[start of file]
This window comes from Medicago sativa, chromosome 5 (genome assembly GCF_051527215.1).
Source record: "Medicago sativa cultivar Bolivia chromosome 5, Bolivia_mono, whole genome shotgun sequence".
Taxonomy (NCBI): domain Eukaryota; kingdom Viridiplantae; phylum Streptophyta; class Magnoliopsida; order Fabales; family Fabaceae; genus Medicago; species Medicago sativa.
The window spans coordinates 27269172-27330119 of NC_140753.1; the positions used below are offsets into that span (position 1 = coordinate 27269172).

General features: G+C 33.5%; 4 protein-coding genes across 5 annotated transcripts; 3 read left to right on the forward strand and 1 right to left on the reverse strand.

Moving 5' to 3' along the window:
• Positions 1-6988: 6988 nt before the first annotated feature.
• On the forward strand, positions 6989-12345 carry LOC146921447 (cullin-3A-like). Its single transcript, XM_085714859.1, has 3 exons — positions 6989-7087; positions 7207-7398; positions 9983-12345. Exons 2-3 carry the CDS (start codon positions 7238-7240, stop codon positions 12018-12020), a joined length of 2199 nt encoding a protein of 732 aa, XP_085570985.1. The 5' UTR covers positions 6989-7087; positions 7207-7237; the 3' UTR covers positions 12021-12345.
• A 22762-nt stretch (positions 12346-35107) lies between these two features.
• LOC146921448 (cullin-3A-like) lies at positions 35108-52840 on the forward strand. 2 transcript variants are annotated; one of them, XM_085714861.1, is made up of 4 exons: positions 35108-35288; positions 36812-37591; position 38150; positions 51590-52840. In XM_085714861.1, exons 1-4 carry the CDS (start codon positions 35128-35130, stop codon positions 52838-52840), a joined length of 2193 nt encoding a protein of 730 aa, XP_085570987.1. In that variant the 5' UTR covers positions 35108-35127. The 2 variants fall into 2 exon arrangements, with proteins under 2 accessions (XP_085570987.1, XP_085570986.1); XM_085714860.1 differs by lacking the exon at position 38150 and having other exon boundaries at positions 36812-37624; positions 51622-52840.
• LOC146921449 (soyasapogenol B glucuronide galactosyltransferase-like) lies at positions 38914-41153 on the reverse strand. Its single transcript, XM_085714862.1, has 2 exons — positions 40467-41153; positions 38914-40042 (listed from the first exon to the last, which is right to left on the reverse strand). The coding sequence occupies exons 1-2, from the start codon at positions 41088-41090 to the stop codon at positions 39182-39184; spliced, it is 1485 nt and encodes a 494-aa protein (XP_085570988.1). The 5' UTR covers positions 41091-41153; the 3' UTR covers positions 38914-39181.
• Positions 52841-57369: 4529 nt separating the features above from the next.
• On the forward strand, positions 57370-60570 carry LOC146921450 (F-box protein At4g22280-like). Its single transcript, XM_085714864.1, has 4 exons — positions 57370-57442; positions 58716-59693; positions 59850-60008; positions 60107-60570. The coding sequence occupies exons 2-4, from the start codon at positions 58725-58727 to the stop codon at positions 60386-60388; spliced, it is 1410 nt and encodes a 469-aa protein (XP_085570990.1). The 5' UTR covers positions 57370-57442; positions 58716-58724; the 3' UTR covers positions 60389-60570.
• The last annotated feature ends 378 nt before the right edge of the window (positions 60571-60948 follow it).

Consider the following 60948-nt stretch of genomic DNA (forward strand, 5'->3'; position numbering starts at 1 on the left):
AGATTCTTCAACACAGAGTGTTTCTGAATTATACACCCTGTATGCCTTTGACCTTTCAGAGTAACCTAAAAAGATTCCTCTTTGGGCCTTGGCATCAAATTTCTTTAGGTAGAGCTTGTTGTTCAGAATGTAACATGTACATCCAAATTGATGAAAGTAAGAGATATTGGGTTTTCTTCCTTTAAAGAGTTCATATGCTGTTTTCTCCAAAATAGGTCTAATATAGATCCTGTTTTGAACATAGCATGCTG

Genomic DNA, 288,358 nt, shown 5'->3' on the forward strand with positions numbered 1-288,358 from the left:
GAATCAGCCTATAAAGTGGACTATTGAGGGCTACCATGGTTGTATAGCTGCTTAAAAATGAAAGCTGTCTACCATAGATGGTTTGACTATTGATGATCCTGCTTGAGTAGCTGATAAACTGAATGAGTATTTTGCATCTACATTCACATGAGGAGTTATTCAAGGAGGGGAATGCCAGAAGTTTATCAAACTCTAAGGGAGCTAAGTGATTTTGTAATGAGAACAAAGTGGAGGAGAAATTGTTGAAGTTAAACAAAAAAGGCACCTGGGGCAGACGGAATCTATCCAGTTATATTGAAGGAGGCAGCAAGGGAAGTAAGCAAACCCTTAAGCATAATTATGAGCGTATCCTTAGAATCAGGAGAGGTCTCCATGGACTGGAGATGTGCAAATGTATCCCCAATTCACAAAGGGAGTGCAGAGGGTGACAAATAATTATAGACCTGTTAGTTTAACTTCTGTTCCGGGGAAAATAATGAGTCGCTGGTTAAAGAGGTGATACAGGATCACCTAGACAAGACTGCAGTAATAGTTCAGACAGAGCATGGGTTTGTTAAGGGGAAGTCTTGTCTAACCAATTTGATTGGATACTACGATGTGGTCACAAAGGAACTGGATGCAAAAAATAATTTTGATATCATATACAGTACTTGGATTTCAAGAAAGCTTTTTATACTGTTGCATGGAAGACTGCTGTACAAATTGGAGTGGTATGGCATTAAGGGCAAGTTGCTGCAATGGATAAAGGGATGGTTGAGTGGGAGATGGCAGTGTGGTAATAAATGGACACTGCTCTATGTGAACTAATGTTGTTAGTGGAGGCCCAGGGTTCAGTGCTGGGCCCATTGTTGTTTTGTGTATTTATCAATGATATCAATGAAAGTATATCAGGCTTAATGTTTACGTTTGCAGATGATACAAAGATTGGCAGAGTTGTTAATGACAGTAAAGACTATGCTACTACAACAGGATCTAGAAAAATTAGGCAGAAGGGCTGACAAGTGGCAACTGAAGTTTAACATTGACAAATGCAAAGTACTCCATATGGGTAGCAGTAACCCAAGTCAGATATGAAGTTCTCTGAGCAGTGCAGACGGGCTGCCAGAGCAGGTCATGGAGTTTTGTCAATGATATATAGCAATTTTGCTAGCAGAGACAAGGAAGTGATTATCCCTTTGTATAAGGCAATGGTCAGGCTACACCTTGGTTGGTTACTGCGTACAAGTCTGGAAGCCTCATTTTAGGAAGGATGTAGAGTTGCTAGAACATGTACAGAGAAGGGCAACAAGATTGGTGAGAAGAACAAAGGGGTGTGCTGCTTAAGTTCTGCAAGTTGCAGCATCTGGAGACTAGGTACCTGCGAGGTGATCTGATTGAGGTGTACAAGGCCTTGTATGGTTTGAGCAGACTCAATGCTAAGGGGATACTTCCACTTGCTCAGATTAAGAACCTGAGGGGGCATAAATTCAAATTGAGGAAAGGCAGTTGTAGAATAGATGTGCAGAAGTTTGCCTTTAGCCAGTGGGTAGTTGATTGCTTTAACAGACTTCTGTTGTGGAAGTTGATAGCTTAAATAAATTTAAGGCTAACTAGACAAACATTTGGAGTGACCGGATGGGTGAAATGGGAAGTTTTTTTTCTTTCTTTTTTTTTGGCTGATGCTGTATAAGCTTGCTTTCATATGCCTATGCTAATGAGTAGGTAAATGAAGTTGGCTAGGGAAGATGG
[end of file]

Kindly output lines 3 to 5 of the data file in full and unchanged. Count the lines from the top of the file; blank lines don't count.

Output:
Taxonomy (NCBI): domain Eukaryota; kingdom Viridiplantae; phylum Streptophyta; class Magnoliopsida; order Fabales; family Fabaceae; genus Medicago; species Medicago sativa.
The window spans coordinates 27269172-27330119 of NC_140753.1; the positions used below are offsets into that span (position 1 = coordinate 27269172).

General features: G+C 33.5%; 4 protein-coding genes across 5 annotated transcripts; 3 read left to right on the forward strand and 1 right to left on the reverse strand.